Ruhr Triennale in Jahrhunderthalle, Bochum, Germany 20-22 September
What is a ‘Training Camp’ organised for and by artists and activists? What would ‘Training for the Future’ mean at an International Arts and Music Festival? The Drouth was at ‘Training for the Future’ at the Ruhr Triennale.
How can artists and creatives respond to the new populisms of the far-right? Indeed is art ( – a field which is often times notorious for hiding away and dissembling its own engagement with, and manipulation of power – ) equipped and motivated to make any such response? There are some critics who would argue that the power of the alt-right is being diffused not just through political but comprehensively through cultural channels. Amongst those who would make such claims are Propaganda Artists.
For those artists – working against the new right – it is a matter of urgency that we move beyond the tired definition of propaganda as purely a tyrant’s tool à la Hitler or Stalin, used simply to manufacture consent under totalitarianism. These artists are sanguine about propaganda and its uses, and also of the possibility of developing a new emancipatory infrastructure via propagandist techniques in a cultural war. The obvious pretextual questions for them would be: ‘Can a reality exist which is free from propaganda?’ and ‘Does a reality exist without the play of power politics?’. And for those artists it is through the performative assembly, enacting propaganda as representative of collective demands rather than elite interests, that makes for emancipation rather than manipulation. It’s all very well, of course, to refer to this type of operation as ‘utopian’, inasmuch as a utopia is a reflective model which can inspire and help us to assess and critique the actual. But surely, it is in the mobilisation to realistic action, rather than settling for the ideal and utopianism, that things become more fraught, more dangerous, more worrying in their historical connotations?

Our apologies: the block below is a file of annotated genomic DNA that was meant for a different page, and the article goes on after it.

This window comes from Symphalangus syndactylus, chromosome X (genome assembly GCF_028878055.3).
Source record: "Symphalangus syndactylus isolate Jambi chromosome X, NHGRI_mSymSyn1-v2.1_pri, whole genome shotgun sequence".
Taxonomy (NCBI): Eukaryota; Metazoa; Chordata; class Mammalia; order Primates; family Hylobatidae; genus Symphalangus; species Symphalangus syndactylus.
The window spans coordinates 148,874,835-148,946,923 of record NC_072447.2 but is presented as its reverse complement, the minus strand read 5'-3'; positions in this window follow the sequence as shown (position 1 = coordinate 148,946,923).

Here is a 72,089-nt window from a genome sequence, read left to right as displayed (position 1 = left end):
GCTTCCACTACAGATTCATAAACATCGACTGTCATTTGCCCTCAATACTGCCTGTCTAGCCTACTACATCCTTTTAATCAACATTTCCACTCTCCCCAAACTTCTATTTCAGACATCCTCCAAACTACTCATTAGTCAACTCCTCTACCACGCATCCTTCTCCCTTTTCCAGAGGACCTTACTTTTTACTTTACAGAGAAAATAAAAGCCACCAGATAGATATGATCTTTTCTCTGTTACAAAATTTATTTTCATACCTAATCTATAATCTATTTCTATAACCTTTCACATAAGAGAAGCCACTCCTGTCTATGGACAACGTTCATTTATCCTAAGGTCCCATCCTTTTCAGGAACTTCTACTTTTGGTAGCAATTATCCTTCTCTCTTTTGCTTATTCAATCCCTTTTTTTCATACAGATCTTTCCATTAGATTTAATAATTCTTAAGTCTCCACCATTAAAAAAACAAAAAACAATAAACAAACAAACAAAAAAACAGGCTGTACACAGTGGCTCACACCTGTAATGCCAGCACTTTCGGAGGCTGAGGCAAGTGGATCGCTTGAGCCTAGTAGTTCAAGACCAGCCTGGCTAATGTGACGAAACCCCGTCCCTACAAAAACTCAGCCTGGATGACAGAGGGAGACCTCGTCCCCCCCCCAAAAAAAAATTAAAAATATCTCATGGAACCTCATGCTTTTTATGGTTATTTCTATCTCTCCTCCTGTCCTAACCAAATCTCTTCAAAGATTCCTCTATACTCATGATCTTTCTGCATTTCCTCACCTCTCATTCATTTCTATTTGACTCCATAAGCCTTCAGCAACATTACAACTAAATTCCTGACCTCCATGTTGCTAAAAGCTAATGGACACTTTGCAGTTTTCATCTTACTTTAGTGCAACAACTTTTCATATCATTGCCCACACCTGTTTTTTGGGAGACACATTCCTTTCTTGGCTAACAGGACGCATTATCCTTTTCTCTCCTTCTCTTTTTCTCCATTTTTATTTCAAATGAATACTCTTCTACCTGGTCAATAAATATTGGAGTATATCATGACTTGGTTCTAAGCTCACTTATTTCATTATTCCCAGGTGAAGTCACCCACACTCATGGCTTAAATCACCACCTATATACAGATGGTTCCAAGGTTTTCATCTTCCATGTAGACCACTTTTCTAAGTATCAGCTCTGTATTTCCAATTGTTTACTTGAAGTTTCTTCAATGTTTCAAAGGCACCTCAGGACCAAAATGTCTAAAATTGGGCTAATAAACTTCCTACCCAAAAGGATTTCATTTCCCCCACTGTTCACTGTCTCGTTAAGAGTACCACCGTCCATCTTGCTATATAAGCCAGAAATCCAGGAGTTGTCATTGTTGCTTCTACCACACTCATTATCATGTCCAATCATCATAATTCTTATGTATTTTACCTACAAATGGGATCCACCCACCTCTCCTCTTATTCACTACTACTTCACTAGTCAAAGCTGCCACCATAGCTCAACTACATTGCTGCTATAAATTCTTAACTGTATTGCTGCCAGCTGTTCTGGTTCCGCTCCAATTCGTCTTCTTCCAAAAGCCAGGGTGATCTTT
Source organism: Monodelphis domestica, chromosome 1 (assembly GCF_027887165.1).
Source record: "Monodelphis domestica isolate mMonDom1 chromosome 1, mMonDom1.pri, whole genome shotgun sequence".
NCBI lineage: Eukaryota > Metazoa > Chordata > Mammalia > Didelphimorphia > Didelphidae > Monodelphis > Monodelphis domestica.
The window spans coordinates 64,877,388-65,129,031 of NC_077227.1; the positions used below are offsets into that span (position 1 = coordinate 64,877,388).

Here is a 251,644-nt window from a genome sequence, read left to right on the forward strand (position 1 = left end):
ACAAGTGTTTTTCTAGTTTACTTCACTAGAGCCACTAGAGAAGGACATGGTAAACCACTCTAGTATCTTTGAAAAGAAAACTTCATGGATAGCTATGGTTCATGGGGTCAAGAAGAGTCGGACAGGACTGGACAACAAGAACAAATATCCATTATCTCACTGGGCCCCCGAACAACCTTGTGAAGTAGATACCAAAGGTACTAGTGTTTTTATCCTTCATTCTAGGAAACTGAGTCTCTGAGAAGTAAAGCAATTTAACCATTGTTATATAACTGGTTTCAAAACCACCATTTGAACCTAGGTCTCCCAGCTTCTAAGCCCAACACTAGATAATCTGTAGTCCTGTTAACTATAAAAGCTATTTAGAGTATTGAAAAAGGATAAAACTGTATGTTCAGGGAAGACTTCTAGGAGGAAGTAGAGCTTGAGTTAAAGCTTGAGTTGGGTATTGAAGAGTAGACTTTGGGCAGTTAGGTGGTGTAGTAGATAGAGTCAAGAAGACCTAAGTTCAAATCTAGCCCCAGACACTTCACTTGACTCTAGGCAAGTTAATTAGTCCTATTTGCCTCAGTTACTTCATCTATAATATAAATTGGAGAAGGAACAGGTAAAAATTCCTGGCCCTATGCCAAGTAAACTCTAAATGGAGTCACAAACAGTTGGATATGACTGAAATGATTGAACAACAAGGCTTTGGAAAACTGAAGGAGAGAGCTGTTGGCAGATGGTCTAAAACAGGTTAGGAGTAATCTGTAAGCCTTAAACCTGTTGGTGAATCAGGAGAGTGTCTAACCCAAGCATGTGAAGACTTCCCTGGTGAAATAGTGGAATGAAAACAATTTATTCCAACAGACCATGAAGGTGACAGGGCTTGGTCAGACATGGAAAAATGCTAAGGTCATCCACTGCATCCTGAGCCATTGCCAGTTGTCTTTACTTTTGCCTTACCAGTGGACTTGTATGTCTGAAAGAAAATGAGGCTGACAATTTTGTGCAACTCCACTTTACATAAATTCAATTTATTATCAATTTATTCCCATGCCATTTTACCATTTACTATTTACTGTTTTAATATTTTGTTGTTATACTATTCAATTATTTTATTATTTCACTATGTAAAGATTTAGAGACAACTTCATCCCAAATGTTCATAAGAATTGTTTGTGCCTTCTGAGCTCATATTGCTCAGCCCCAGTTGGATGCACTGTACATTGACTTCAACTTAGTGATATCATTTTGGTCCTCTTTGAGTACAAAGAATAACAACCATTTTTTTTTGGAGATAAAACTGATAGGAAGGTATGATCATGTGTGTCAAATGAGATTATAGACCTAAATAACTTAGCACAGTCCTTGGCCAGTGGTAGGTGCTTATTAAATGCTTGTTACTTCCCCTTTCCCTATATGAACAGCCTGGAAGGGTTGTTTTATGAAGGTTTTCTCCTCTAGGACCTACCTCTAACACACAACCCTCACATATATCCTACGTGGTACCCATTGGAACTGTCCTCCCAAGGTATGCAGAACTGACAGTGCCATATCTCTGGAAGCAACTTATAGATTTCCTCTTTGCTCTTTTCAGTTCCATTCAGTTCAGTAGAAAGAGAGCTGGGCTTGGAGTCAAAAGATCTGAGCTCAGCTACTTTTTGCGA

A Training Camp sounds, on the face of it, like something no self-respecting artist should ever attend. Far less organise and promote as part of an arts festival. Is the prescribing of behaviours and the orthodox orientation of bodies for set pieces the type of engagement we should expect from even the most committed of artists? For that is the sort of activity –is it not? – which we expect in such a format. –From the summer sport camps of the body beautiful regime, to the terrorist/freedom fighter guerrilla warfare camps of Al Qaida, the IRA and PLO, and the training for rhetorical engagements at the party political retreats –each one of them seeking the right body ‘tone’ and ‘performance’ for the ‘good fight’.